Answerman
How Well Paid Are Dub Voice Actors?

by Justin Sevakis,

Patricia asked:

I've often wondered just how well paid voice actors are, are they contracted to any particular company or are they basically self employed? Is it a bit of both? Do they have managers or work for talent agencies who get them new projects to work on? I remembered that Greg Ayres once said that if he was in it for the money then he'd choose another career as he doesn't get paid any benefits. Does it depend on how well known you are?

Generally, across the entire entertainment industry, actors may be contractually tied to individual projects or series of projects, but never to one particular studio. That way of doing things died along with the old-school Hollywood "star system" back in the 1960s.

Anime Dub voice acting is generally a low-cost, low risk affair for everybody involved. Voice actors are freelance, paid by hours spent in the booth, rounded up. (In many cases, each session must be billed as a minimum of two hours.) The talent signs over the right to use their voice, in exchange for that fee, and specifies how they should be credited. Usually this is in the $60-80 per hour range, which sounds like a lot until you realize that an actor may only be needed for a couple of hours per week.

The actor has the opportunity to provide a pseudonym or stage name if they prefer (and many do, because if the actor is a SAG-AFTRA union member, and the production is non-union, they could get in trouble). In some cases, they might be asked to appear on camera or at conventions and other promotional events, usually for an additional fee. There's usually also a clause in the contract that the actor may not perform as that character outside of the dub production without authorization: for example, appearing in a fan film as that character, or going on a podcast in character would be completely forbidden.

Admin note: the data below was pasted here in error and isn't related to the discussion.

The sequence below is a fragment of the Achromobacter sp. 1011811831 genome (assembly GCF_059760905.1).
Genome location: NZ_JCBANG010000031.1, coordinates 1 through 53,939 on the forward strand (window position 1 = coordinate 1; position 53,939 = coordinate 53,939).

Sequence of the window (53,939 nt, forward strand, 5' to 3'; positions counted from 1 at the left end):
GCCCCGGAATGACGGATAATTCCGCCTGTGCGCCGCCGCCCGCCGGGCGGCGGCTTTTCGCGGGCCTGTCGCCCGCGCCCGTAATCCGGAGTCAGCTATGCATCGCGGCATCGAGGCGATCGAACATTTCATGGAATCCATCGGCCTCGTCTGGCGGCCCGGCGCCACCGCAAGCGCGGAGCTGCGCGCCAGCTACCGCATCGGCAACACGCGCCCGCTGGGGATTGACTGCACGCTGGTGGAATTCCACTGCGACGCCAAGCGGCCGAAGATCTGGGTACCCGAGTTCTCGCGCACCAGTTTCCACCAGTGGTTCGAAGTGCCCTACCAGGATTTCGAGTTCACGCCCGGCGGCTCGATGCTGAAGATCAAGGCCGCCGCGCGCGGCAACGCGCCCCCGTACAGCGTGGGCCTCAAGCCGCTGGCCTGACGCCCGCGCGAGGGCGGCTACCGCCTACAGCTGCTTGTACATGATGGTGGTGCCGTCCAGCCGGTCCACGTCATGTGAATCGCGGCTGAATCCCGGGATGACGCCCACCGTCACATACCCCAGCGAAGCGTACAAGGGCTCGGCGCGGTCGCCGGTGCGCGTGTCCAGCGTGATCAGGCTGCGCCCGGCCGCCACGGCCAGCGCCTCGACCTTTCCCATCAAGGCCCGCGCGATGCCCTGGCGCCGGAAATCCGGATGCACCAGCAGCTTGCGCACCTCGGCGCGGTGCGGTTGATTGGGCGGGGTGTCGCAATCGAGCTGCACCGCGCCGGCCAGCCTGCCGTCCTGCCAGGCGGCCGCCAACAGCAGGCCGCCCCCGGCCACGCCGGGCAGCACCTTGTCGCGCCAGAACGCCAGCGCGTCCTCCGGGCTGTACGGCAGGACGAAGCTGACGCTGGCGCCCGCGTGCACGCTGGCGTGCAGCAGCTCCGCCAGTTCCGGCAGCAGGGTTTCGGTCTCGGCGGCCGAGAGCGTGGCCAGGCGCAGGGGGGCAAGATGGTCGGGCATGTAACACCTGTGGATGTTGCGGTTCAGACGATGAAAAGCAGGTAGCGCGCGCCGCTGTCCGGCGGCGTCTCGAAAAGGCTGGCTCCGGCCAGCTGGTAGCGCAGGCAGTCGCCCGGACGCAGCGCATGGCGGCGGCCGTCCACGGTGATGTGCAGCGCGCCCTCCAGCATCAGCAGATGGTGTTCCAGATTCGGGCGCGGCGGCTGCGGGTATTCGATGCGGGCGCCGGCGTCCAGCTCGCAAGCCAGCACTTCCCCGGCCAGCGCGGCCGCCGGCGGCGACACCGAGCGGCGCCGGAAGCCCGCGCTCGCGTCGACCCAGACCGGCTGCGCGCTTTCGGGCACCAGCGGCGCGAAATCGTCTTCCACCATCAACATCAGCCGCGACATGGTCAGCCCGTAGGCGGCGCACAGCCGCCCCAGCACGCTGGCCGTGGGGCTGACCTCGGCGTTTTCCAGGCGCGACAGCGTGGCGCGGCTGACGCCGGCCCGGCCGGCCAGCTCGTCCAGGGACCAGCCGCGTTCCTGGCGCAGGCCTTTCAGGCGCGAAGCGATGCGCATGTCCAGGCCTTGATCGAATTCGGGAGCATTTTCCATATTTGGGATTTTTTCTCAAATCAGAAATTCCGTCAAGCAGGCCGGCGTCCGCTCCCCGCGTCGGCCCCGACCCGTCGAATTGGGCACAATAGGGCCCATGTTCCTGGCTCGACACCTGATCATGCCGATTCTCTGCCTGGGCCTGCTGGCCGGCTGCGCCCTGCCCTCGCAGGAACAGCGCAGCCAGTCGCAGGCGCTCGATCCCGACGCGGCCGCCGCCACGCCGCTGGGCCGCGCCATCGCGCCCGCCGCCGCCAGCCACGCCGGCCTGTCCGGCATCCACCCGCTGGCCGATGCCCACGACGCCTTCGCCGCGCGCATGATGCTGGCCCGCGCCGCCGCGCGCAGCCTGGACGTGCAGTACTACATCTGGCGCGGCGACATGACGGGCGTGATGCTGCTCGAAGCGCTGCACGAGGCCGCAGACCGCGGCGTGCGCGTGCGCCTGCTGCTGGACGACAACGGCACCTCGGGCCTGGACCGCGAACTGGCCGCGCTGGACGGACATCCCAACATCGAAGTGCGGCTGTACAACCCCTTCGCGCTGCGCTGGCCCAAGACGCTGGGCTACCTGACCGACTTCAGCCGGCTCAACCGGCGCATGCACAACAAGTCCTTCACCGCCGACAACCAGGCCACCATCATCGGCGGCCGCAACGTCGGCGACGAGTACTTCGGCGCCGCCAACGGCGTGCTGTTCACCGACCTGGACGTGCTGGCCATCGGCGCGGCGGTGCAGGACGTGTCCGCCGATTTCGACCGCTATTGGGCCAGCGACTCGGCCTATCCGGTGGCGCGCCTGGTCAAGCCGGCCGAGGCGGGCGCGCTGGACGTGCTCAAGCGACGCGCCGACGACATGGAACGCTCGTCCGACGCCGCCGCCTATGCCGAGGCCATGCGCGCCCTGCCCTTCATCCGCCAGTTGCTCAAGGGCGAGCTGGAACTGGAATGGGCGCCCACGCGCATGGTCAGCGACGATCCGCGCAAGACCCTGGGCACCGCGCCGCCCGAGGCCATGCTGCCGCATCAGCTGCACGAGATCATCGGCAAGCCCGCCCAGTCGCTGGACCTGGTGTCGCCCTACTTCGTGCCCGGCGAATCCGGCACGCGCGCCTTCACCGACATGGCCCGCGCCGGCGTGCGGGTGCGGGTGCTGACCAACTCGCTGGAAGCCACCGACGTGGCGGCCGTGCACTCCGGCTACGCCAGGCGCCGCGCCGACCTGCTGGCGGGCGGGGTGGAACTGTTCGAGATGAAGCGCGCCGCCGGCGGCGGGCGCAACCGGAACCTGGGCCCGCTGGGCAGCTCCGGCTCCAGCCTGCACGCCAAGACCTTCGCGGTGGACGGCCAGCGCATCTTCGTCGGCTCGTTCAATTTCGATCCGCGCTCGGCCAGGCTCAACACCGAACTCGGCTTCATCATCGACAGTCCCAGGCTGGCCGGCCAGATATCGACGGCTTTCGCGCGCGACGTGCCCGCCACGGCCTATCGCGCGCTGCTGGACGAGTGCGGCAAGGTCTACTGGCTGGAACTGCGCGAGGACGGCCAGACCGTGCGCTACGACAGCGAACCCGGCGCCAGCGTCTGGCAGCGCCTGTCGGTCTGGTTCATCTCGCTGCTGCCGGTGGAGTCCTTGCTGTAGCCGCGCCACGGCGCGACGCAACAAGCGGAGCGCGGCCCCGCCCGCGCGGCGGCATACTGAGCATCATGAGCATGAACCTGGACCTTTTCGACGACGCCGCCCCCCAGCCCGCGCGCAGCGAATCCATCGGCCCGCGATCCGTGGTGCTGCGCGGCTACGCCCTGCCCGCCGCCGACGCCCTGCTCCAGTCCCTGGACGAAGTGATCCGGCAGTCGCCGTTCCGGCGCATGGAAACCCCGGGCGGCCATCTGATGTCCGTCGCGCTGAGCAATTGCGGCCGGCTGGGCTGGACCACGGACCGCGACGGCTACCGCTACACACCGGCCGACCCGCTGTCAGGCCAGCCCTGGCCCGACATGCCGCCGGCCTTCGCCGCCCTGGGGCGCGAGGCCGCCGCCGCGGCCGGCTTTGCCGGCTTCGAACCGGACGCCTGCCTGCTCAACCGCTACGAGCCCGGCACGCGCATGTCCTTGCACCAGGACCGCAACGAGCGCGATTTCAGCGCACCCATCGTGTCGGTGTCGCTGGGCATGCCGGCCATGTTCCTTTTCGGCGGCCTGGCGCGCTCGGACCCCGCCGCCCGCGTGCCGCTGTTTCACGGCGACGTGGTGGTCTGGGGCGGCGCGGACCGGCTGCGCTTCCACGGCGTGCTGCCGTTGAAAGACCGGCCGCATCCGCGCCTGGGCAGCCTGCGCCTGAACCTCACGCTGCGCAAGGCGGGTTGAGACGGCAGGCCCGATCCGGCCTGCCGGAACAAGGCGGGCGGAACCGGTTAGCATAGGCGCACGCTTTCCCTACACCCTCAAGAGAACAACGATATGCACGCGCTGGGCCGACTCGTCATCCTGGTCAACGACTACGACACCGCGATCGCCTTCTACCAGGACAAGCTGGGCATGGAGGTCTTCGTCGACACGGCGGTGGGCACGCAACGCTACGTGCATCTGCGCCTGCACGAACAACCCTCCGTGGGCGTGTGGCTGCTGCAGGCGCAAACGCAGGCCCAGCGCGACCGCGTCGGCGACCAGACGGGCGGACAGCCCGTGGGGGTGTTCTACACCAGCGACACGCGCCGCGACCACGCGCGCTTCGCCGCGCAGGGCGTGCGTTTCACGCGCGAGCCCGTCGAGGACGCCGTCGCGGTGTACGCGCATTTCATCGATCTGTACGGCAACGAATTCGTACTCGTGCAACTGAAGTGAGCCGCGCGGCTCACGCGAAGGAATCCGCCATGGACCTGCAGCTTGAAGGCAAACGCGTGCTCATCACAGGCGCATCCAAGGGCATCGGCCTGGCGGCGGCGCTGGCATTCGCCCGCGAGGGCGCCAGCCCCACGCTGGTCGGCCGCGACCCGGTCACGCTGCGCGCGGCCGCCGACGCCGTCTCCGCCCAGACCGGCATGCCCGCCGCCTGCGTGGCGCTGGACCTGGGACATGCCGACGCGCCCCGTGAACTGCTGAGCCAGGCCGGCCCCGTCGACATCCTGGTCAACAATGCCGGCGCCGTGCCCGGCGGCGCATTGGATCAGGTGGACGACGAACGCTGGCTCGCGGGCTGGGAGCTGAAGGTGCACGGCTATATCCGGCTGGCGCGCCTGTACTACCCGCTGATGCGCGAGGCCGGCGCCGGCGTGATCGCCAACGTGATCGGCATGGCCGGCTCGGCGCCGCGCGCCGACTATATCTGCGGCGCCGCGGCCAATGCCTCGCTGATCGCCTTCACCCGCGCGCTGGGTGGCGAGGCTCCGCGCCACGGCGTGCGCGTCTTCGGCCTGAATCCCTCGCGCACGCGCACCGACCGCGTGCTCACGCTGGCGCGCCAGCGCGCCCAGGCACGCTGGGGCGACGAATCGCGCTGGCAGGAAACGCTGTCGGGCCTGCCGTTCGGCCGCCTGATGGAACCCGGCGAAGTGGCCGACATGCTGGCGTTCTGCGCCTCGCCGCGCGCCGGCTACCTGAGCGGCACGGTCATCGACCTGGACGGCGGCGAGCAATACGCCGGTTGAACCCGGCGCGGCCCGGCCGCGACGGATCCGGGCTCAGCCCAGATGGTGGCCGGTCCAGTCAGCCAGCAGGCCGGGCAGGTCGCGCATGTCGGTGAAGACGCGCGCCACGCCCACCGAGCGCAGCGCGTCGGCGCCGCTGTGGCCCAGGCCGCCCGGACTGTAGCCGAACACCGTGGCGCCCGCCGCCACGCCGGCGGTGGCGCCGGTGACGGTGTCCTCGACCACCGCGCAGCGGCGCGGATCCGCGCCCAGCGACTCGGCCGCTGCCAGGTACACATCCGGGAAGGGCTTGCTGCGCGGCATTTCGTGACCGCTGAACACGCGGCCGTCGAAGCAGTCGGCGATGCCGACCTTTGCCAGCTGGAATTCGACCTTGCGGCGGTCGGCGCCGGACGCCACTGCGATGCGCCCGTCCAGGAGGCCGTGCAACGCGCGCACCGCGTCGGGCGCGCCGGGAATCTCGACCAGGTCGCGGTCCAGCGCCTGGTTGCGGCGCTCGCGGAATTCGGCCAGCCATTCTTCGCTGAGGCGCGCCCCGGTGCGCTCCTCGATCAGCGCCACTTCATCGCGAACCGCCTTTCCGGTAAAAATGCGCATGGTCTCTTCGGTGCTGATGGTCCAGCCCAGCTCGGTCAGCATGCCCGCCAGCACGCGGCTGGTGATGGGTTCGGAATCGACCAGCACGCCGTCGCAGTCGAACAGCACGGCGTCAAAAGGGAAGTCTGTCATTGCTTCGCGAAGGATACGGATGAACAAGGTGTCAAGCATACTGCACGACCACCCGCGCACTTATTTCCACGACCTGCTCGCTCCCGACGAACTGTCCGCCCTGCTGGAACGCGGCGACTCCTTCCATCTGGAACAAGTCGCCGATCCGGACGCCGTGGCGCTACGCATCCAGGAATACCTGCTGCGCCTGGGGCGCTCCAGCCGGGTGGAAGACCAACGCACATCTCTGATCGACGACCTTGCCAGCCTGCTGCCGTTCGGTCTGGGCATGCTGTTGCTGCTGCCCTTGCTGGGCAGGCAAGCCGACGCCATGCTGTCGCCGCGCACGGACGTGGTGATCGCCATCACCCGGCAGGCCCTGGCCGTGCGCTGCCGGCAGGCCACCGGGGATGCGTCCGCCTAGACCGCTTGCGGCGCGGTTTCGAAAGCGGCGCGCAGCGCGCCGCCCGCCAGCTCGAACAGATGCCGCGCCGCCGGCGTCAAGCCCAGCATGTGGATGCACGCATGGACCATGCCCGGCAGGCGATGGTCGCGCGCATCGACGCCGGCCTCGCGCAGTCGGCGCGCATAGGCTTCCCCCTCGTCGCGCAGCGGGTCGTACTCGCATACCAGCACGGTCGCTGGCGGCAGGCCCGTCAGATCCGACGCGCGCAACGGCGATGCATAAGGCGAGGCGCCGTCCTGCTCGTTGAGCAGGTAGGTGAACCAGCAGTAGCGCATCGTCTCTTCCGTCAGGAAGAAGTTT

Many voice actors appear a lot in the same dubbing studio's work because there are seldom real auditions for dubs, as there's just not enough time and money to do so. Instead, a handful of trusted actors will be asked to try out for a few parts, and once you're on the "trusted actors" list, you tend to get called back again and again. But there's no exclusivity there -- you're allowed to work wherever you can get the job. Other reasons include geography: if a voice actor lives in Dallas, chances are almost all of their anime work is going to come from Funimation (and perhaps Sentai Filmworks if they feel like driving to Houston).

A voice actor contract usually covers the individual dubbing project (I.e. that series or movie) and that's it. This is often because the anime publisher might not know if more of that franchise is coming. Often, the dub producers are forced to reassemble the troops every time a new sequel or spin-off gets made. The actors are by no means committed to come back. The only exception is for large projects intended for TV broadcast.

Are anime dubs enough to live on? As I've mentioned before, the answer is a resolute "no" -- every voice actor I know does other things -- sometimes many other things -- to pay the bills. Anime dubbing is one of the lowest-tier, worst-paying gigs a voice talent can get. Many actors do it as a bit of extra side work, or something to get some income when nothing better comes along. Others simply do it because they love anime and the anime scene.


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Justin Sevakis has worked in the anime business for nearly 20 years. He's the founder of Anime News Network, and owner of the video production company MediaOCD. You can follow him on Twitter at @worldofcrap.


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